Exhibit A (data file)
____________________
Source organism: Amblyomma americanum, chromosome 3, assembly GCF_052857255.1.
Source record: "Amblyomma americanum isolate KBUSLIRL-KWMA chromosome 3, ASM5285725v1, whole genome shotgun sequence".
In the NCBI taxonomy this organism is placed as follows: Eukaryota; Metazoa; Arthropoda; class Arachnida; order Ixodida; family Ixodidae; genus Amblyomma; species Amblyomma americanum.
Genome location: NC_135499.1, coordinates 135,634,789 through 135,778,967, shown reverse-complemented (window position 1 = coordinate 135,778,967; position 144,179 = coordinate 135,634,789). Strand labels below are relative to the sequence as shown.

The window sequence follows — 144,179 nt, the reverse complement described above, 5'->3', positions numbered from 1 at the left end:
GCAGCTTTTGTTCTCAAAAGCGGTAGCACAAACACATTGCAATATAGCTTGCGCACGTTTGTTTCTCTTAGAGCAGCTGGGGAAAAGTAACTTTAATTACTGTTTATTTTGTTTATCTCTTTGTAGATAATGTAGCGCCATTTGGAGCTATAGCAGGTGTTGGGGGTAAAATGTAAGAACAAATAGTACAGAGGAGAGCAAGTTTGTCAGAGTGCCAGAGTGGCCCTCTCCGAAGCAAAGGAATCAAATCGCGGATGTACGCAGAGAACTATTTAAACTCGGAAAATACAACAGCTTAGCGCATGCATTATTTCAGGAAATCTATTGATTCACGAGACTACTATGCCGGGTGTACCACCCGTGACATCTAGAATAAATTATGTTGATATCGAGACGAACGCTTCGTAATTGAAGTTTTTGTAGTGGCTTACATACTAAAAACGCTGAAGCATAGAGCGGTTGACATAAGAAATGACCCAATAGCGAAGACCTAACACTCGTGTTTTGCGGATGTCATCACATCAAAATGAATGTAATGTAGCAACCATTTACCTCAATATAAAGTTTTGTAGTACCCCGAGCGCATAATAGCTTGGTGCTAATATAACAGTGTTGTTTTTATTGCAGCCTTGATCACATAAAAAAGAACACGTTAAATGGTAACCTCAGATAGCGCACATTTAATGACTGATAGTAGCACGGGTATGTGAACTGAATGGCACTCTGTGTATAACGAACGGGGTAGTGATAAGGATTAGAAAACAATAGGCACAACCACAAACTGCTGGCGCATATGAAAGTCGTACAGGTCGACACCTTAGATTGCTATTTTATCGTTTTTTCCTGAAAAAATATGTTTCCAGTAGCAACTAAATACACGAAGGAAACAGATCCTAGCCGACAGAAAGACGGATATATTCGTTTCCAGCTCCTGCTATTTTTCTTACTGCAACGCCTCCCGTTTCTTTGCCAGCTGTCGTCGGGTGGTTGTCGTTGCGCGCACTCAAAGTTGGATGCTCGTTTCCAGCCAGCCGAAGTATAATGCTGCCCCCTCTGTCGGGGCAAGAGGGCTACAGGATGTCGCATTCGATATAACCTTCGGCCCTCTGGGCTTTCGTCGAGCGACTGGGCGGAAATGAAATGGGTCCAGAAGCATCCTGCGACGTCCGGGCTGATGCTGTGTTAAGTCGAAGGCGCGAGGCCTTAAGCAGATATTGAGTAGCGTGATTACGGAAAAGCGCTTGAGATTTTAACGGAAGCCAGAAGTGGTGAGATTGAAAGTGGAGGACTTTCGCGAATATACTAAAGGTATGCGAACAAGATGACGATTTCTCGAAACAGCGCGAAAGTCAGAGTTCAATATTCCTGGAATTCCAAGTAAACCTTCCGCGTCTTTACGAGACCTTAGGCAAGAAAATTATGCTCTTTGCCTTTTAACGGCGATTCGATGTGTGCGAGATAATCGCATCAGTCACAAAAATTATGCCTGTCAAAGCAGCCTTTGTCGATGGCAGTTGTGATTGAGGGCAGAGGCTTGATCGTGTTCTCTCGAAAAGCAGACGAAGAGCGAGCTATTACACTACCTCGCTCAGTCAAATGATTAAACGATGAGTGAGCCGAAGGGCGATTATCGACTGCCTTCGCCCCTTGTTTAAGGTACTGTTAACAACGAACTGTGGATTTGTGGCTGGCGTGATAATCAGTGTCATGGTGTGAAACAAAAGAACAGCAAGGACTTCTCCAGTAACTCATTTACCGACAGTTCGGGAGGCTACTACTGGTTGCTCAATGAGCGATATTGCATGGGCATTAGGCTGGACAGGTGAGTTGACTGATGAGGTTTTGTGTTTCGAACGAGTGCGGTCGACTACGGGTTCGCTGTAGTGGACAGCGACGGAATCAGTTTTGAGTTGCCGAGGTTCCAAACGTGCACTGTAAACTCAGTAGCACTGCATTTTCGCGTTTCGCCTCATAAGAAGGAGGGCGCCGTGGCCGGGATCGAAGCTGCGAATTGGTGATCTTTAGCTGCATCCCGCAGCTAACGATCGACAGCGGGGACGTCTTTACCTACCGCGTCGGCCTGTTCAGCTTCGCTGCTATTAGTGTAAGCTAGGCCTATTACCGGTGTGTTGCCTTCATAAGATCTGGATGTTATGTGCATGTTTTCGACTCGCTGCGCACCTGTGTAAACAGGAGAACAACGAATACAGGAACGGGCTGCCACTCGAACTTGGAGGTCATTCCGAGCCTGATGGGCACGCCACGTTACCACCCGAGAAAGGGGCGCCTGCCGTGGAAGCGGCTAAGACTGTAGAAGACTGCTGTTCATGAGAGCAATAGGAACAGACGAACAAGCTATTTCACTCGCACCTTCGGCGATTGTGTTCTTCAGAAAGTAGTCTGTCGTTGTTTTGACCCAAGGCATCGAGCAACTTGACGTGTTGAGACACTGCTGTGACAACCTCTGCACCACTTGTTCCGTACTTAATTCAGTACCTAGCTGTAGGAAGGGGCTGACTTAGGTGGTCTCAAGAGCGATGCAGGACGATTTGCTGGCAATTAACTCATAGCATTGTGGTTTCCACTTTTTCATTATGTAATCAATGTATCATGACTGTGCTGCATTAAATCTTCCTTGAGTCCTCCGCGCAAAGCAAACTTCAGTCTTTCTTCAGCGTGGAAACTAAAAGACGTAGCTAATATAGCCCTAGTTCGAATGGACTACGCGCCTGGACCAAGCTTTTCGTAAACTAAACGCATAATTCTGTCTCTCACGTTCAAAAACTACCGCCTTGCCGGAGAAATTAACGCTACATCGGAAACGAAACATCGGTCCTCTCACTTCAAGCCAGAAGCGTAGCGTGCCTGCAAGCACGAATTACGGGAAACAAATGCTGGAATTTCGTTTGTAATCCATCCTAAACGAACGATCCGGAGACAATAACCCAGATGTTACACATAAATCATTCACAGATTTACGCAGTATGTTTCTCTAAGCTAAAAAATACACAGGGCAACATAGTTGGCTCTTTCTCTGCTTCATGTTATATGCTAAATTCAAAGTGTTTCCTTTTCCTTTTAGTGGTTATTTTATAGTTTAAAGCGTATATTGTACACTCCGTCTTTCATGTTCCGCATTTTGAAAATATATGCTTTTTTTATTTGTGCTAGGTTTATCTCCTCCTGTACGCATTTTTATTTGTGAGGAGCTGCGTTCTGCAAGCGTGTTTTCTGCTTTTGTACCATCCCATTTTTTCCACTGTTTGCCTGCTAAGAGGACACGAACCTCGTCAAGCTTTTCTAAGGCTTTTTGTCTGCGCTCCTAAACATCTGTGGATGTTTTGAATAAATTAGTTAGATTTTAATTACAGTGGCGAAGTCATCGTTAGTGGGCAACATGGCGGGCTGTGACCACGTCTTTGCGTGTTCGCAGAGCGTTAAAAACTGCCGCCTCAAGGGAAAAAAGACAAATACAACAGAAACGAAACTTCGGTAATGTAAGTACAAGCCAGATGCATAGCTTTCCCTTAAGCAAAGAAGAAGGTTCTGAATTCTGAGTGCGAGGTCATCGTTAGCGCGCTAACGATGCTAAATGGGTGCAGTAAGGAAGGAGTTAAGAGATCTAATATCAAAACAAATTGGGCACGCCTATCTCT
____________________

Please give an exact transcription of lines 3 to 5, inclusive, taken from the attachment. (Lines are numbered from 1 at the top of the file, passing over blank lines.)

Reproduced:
In the NCBI taxonomy this organism is placed as follows: Eukaryota; Metazoa; Arthropoda; class Arachnida; order Ixodida; family Ixodidae; genus Amblyomma; species Amblyomma americanum.
Genome location: NC_135499.1, coordinates 135,634,789 through 135,778,967, shown reverse-complemented (window position 1 = coordinate 135,778,967; position 144,179 = coordinate 135,634,789). Strand labels below are relative to the sequence as shown.

The window sequence follows — 144,179 nt, the reverse complement described above, 5'->3', positions numbered from 1 at the left end: